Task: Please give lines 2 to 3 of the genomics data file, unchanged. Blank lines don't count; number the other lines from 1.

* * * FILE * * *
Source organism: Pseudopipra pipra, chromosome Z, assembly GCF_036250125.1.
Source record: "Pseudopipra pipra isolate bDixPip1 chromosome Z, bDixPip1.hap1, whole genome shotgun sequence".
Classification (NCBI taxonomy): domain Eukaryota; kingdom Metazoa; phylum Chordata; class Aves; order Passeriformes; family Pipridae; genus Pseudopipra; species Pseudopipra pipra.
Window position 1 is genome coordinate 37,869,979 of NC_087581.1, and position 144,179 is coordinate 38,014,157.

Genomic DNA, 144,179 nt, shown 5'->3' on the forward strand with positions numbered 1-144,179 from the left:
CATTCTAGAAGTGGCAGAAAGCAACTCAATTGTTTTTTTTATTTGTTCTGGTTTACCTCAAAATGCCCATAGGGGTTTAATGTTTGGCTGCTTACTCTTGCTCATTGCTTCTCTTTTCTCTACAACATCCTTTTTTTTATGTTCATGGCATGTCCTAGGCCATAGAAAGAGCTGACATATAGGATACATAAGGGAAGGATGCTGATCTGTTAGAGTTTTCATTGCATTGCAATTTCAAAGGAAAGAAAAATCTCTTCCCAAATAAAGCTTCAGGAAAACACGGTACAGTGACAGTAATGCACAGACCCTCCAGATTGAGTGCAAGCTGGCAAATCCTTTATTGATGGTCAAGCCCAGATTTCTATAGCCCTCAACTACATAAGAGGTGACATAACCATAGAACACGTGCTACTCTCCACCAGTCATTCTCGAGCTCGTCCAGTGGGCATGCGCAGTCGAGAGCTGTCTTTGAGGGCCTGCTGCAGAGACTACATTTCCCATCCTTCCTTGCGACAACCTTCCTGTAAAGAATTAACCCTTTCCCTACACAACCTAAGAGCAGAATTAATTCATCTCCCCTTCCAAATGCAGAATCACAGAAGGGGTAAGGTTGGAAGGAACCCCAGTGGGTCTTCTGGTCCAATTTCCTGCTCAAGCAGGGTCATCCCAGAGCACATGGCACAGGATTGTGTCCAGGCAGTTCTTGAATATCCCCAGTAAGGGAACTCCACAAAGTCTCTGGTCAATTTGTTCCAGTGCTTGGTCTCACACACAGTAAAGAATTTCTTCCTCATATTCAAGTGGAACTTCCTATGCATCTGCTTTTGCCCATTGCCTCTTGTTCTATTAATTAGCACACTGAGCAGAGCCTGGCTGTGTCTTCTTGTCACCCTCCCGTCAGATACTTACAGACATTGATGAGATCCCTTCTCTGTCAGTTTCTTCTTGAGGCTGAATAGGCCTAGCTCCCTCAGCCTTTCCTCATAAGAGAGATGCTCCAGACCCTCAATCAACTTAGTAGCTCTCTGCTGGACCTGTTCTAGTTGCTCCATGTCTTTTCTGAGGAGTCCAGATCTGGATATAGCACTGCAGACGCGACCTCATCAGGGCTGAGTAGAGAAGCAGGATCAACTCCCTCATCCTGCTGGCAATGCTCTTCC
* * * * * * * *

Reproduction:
Source record: "Pseudopipra pipra isolate bDixPip1 chromosome Z, bDixPip1.hap1, whole genome shotgun sequence".
Classification (NCBI taxonomy): domain Eukaryota; kingdom Metazoa; phylum Chordata; class Aves; order Passeriformes; family Pipridae; genus Pseudopipra; species Pseudopipra pipra.